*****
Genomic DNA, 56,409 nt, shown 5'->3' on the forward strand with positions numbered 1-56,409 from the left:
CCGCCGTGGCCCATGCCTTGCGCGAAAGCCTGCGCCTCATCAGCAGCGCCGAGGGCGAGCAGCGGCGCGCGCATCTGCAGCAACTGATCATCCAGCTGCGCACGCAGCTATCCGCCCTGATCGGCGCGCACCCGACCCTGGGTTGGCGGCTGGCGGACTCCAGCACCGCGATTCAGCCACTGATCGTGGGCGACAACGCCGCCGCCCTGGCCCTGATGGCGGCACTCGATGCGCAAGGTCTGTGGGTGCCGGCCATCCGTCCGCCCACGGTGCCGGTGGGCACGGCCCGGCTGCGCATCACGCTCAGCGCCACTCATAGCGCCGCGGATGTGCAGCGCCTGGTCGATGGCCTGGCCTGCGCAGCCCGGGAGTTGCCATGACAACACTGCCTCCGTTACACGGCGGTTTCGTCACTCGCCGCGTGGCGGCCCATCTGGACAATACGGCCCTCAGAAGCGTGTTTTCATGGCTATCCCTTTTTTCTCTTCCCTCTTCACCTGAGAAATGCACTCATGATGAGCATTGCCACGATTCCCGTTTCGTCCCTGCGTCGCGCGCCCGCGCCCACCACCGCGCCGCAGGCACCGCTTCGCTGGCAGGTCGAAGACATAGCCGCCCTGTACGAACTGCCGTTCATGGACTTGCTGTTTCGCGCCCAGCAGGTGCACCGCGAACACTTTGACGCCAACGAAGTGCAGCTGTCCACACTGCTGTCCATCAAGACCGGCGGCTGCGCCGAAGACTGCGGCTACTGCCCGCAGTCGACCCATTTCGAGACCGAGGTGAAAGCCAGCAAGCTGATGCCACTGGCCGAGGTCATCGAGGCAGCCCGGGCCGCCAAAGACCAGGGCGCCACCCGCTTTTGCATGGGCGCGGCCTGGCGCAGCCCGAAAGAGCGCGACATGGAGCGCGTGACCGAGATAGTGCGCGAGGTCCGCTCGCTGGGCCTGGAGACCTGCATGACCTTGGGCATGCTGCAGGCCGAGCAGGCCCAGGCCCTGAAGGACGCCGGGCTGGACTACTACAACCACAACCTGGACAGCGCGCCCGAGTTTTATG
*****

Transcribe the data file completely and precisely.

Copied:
Genomic DNA, 56,409 nt, shown 5'->3' on the forward strand with positions numbered 1-56,409 from the left:
CCGCCGTGGCCCATGCCTTGCGCGAAAGCCTGCGCCTCATCAGCAGCGCCGAGGGCGAGCAGCGGCGCGCGCATCTGCAGCAACTGATCATCCAGCTGCGCACGCAGCTATCCGCCCTGATCGGCGCGCACCCGACCCTGGGTTGGCGGCTGGCGGACTCCAGCACCGCGATTCAGCCACTGATCGTGGGCGACAACGCCGCCGCCCTGGCCCTGATGGCGGCACTCGATGCGCAAGGTCTGTGGGTGCCGGCCATCCGTCCGCCCACGGTGCCGGTGGGCACGGCCCGGCTGCGCATCACGCTCAGCGCCACTCATAGCGCCGCGGATGTGCAGCGCCTGGTCGATGGCCTGGCCTGCGCAGCCCGGGAGTTGCCATGACAACACTGCCTCCGTTACACGGCGGTTTCGTCACTCGCCGCGTGGCGGCCCATCTGGACAATACGGCCCTCAGAAGCGTGTTTTCATGGCTATCCCTTTTTTCTCTTCCCTCTTCACCTGAGAAATGCACTCATGATGAGCATTGCCACGATTCCCGTTTCGTCCCTGCGTCGCGCGCCCGCGCCCACCACCGCGCCGCAGGCACCGCTTCGCTGGCAGGTCGAAGACATAGCCGCCCTGTACGAACTGCCGTTCATGGACTTGCTGTTTCGCGCCCAGCAGGTGCACCGCGAACACTTTGACGCCAACGAAGTGCAGCTGTCCACACTGCTGTCCATCAAGACCGGCGGCTGCGCCGAAGACTGCGGCTACTGCCCGCAGTCGACCCATTTCGAGACCGAGGTGAAAGCCAGCAAGCTGATGCCACTGGCCGAGGTCATCGAGGCAGCCCGGGCCGCCAAAGACCAGGGCGCCACCCGCTTTTGCATGGGCGCGGCCTGGCGCAGCCCGAAAGAGCGCGACATGGAGCGCGTGACCGAGATAGTGCGCGAGGTCCGCTCGCTGGGCCTGGAGACCTGCATGACCTTGGGCATGCTGCAGGCCGAGCAGGCCCAGGCCCTGAAGGACGCCGGGCTGGACTACTACAACCACAACCTGGACAGCGCGCCCGAGTTTTATG